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Why do painters sometimes wish they were poets--and why do poets sometimes wish they were painters? What happens when Rembrandt spells out Hebrew in the sky or Poussin spells out Latin on a tombstone? What happens when Virgil, Ovid, or Shakespeare suspend their plots to describe a fictitious painting? In Mute Poetry, Speaking Pictures, Leonard Barkan explores such questions as he examines the deliciously ambiguous history of the relationship between words and pictures, focusing on the period from antiquity to the...
Why do painters sometimes wish they were poets--and why do poets sometimes wish they were painters? What happens when Rembrandt spells out Hebrew in the sky or Poussin spells out Latin on a tombstone? What happens when Virgil, Ovid, or Shakespeare suspend their plots to describe a fictitious painting? In Mute Poetry, Speaking Pictures, Leonard Barkan explores such questions as he examines the deliciously ambiguous history of the relationship between words and pictures, focusing on the period from antiquity to the Renaissance but offering insights that also have much to say about modern art and literature.
The idea that a poem is like a picture has been a commonplace since at least ancient Greece, and writers and artists have frequently discussed poetry by discussing painting, and vice versa, but their efforts raise more questions than they answer. From Plutarch ("painting is mute poetry, poetry a speaking picture") to Horace ("as a picture, so a poem"), apparent clarity quickly leads to confusion about, for example, what qualities of pictures are being urged upon poets or how pictorial properties can be converted into poetical ones.
The history of comparing and contrasting painting and poetry turns out to be partly a story of attempts to promote one medium at the expense of the other. At the same time, analogies between word and image have enabled writers and painters to think about and practice their craft. Ultimately, Barkan argues, this dialogue is an expression of desire: the painter longs for the rich signification of language while the poet yearns for the direct sensuousness of painting.
"Barkan (Michelangelo: A Life on Paper) fruitfully illustrates that 'word and image, poetry and painting, language and visuality are the oppositions upon which artistic theory and practice have been stretched.' Barkan's splendid meditations take us from Plutarch, who believed that 'painting is mute poetry, poetry a speaking picture,' through Horace, examining to the art and poetry of early modern Europe. . . . In his rich and detailed musings on this ongoing debate in the history of ideas, Barkan concludes, as Shakespeare does, that 'even when we insist that poetry and painting lie separately, it turns out they lie together.'"—Publishers Weekly
"[E]rudite and wide-ranging."—Michael Dirda, Washington Post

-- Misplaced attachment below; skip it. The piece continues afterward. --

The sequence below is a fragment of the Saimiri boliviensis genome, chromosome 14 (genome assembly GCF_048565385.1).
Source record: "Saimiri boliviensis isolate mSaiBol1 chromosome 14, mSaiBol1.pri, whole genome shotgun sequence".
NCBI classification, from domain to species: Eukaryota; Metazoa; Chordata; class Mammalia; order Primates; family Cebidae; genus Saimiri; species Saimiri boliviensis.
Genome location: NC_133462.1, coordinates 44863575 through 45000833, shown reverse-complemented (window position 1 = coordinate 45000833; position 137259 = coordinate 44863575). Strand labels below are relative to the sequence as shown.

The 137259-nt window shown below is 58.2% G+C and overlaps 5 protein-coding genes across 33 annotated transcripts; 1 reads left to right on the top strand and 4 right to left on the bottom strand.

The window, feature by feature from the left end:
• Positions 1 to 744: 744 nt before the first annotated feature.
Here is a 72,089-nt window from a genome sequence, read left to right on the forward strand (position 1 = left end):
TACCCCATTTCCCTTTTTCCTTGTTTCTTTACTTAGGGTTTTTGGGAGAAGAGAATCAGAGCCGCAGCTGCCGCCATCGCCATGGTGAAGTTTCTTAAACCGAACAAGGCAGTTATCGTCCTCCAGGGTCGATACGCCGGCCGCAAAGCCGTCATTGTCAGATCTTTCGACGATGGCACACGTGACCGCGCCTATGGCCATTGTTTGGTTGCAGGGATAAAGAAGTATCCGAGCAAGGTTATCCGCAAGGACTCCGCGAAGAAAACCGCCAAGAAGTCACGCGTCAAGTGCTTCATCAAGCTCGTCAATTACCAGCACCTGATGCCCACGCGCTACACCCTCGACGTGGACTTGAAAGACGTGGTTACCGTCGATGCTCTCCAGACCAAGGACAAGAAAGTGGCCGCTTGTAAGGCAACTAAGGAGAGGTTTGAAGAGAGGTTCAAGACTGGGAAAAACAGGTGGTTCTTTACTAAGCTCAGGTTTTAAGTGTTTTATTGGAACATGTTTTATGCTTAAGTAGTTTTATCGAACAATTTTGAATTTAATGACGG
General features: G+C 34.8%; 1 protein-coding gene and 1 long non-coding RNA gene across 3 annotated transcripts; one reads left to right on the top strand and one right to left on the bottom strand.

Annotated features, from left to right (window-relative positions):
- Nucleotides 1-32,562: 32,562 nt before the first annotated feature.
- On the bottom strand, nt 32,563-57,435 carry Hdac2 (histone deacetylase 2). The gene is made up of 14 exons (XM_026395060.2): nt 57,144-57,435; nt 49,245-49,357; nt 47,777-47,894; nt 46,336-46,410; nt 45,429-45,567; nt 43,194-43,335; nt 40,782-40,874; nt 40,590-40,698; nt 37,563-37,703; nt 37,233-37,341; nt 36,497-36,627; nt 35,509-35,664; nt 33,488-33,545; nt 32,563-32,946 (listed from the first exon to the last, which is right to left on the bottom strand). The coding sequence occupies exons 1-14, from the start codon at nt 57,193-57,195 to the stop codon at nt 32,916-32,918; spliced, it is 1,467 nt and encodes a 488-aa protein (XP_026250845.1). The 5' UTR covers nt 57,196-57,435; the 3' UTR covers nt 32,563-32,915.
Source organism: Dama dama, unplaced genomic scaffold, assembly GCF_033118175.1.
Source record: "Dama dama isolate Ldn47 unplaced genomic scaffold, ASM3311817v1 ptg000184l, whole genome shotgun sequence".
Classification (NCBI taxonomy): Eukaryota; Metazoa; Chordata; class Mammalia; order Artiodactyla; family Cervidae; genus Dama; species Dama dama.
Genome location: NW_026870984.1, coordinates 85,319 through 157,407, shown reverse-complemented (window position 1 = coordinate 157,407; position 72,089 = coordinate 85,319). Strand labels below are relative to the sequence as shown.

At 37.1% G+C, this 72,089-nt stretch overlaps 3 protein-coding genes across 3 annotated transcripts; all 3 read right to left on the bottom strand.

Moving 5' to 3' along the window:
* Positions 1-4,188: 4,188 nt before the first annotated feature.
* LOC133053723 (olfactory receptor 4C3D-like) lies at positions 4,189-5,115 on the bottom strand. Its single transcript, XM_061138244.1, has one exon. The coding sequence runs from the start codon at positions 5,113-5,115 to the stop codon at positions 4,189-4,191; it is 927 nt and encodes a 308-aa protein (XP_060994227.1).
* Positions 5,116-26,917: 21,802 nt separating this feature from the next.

"This deeply learned essay by Barkan, one of the great contemporary American scholars of the Renaissance, deserves to become a standard work on the relations of word, image, and poetry and painting in pre-modern culture. Over the course of four chapters, Barkan offers lucid, often humorous expositions of the key concept of mimesis and the practice of ekphrasis as meditations on them evolved over centuries from Plato and Pliney to Albertia and Vasari."—Choice
"This is an impressive, challenging, highly innovative study on a subject that we thought we knew by heart: the relationships, either pacific or antagonistic, between words and images. . . . At first sight, Barkan's approach combines the best of historical criticism and deconstruction, which is already quite an achievement in itself, but the most admirable quality of his analyses is both the tightening and the broadening of this age-old debate. On the one hand, Mute Poetry, Speaking Pictures brings together a wide range of works, authors, sources, interpretations, debates, and concepts that are most of the times separated or only partially covered in most historical overviews. . . . The power that drives his book from the first till the last line is the desire to compare apples and oranges, and the skepticism that arises when apples and oranges are put aside in different baskets."—Jan Baetens, Leonardo on-line
"Like an oil well kissed by Midas, Leonard Barkan keeps on pumping gold. . . . Even after fifty years of scholarship and theorizing about words and pictures, this book will be indispensable to anyone who wants to understand not just the relations between the two, but the fascinating history of those relations in poetry, theory, and visual art itself."—James A. W. Heffernan, Renaissance Quarterly
"Mute Poetry, Speaking Pictures provides an excellent contribution to the growing body of work over recent years on the history and theory of ekphrasis. It reflects the increasing fascination among poets, critics and academics with the relationship of literary texts to the visual arts."—Peter Gillies, Stride
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